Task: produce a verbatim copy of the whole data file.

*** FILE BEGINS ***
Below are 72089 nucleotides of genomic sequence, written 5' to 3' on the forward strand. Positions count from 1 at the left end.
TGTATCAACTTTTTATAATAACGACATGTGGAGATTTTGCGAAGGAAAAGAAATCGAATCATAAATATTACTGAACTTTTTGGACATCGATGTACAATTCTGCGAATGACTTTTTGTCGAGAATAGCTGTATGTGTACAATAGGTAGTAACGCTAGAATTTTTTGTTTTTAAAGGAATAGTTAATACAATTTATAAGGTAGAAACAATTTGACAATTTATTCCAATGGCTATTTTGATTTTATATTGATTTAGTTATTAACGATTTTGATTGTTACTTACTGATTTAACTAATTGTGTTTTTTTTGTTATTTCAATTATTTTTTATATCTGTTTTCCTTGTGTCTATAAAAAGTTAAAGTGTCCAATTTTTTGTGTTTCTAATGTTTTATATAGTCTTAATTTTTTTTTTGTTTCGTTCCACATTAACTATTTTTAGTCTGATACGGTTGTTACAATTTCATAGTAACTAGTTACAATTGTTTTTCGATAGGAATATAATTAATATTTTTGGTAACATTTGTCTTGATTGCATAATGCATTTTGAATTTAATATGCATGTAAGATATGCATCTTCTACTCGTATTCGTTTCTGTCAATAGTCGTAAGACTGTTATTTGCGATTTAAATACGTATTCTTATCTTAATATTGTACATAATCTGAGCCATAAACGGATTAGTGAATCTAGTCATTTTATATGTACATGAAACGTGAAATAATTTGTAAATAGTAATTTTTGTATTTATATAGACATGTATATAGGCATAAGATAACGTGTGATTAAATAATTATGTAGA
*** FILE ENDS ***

Below are 72089 nucleotides of genomic sequence, written 5' to 3' on the forward strand. Positions count from 1 at the left end.
TGTATCAACTTTTTATAATAACGACATGTGGAGATTTTGCGAAGGAAAAGAAATCGAATCATAAATATTACTGAACTTTTTGGACATCGATGTACAATTCTGCGAATGACTTTTTGTCGAGAATAGCTGTATGTGTACAATAGGTAGTAACGCTAGAATTTTTTGTTTTTAAAGGAATAGTTAATACAATTTATAAGGTAGAAACAATTTGACAATTTATTCCAATGGCTATTTTGATTTTATATTGATTTAGTTATTAACGATTTTGATTGTTACTTACTGATTTAACTAATTGTGTTTTTTTTGTTATTTCAATTATTTTTTATATCTGTTTTCCTTGTGTCTATAAAAAGTTAAAGTGTCCAATTTTTTGTGTTTCTAATGTTTTATATAGTCTTAATTTTTTTTTTGTTTCGTTCCACATTAACTATTTTTAGTCTGATACGGTTGTTACAATTTCATAGTAACTAGTTACAATTGTTTTTCGATAGGAATATAATTAATATTTTTGGTAACATTTGTCTTGATTGCATAATGCATTTTGAATTTAATATGCATGTAAGATATGCATCTTCTACTCGTATTCGTTTCTGTCAATAGTCGTAAGACTGTTATTTGCGATTTAAATACGTATTCTTATCTTAATATTGTACATAATCTGAGCCATAAACGGATTAGTGAATCTAGTCATTTTATATGTACATGAAACGTGAAATAATTTGTAAATAGTAATTTTTGTATTTATATAGACATGTATATAGGCATAAGATAACGTGTGATTAAATAATTATGTAGA